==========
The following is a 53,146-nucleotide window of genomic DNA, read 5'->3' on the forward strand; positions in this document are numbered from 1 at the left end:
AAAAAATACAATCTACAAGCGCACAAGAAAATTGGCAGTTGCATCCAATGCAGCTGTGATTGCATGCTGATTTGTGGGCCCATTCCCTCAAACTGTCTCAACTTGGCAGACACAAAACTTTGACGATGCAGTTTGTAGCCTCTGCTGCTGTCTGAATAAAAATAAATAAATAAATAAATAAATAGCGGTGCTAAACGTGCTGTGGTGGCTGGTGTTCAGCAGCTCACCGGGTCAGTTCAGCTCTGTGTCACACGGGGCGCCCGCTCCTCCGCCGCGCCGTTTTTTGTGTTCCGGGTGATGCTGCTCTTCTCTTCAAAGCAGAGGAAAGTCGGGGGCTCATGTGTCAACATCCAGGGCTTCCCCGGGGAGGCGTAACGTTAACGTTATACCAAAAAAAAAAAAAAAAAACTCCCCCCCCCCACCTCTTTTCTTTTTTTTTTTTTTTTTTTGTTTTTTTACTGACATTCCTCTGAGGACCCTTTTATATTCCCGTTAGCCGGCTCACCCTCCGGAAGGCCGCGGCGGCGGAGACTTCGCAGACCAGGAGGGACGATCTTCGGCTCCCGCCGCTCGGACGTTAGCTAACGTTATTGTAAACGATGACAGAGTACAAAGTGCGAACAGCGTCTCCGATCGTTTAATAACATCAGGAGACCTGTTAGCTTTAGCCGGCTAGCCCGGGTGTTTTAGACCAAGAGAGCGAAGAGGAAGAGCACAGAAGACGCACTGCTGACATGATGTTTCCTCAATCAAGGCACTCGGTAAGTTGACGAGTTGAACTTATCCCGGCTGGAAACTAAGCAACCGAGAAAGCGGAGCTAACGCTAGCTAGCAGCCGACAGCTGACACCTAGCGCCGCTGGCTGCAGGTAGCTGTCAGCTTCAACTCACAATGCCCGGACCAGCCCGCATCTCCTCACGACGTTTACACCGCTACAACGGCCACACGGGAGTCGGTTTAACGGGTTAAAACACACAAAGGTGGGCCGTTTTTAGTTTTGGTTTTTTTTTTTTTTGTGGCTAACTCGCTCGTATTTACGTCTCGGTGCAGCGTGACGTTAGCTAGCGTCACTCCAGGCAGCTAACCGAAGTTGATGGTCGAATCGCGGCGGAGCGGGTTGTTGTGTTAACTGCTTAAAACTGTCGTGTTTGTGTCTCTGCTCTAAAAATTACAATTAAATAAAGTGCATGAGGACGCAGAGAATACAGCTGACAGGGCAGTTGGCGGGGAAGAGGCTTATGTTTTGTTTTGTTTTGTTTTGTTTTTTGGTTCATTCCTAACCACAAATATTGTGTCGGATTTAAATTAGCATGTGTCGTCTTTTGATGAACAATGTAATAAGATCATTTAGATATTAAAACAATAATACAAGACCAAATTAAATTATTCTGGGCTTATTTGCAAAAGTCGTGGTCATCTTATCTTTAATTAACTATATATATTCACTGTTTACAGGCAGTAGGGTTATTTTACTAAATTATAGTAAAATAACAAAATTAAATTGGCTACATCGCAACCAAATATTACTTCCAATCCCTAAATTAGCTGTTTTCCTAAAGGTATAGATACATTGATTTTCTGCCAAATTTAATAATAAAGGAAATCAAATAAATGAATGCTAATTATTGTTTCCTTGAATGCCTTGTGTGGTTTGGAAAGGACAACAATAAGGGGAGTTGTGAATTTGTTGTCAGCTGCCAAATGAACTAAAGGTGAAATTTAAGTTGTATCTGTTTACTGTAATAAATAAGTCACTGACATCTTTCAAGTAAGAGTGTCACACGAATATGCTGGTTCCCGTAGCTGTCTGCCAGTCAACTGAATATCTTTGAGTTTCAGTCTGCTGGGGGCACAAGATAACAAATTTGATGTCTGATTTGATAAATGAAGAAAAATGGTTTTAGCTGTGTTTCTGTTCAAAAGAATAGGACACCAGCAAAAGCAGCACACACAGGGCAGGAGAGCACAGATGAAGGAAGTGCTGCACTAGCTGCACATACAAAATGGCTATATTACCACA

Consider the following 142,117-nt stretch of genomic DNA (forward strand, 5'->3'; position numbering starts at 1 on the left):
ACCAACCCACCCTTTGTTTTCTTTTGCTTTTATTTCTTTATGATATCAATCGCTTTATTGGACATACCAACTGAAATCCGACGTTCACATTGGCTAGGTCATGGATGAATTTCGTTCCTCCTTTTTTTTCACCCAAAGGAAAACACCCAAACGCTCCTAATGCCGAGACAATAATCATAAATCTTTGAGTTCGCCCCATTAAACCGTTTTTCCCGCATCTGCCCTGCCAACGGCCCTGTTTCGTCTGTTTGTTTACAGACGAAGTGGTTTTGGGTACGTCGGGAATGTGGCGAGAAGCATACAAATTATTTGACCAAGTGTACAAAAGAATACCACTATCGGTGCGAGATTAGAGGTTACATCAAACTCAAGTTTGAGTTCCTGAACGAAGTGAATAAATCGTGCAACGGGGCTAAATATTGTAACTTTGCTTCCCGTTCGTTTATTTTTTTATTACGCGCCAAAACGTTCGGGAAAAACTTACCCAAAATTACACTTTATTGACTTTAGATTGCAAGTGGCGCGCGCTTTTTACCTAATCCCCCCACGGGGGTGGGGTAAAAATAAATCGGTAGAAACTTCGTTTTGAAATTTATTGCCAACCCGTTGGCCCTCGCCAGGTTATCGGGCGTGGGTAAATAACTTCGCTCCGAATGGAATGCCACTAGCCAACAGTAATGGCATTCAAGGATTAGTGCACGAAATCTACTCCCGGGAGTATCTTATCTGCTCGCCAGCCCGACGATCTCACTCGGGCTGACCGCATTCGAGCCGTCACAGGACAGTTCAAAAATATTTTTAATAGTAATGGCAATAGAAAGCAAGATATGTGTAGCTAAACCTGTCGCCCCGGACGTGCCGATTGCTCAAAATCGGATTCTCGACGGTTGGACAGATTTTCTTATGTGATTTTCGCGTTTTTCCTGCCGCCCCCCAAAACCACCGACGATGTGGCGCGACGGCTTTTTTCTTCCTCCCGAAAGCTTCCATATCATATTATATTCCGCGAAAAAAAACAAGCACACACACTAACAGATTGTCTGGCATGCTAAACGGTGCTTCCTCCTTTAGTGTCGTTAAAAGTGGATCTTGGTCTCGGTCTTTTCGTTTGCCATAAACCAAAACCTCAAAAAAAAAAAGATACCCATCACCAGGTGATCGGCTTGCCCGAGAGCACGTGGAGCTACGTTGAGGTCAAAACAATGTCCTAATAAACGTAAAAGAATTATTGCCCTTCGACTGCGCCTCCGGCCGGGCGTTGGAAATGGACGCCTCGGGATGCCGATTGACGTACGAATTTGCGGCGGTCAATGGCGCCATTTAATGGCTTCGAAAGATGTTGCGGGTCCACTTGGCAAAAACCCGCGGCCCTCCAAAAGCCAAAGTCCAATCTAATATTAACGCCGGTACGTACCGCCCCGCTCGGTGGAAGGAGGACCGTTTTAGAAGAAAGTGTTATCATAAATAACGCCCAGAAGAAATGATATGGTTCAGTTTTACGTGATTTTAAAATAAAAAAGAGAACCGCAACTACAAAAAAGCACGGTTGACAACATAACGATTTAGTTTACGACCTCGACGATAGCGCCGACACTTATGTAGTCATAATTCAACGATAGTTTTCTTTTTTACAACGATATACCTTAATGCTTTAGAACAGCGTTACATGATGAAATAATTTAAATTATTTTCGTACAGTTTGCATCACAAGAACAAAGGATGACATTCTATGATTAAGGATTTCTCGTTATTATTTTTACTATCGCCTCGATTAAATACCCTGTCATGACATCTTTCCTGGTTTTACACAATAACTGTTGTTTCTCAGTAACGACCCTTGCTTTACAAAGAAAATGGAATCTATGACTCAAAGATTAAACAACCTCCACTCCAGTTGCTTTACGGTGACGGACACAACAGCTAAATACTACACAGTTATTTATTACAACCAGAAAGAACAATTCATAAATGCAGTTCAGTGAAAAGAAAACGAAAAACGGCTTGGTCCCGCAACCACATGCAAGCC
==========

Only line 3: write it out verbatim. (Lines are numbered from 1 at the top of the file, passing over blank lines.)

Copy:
Consider the following 142,117-nt stretch of genomic DNA (forward strand, 5'->3'; position numbering starts at 1 on the left):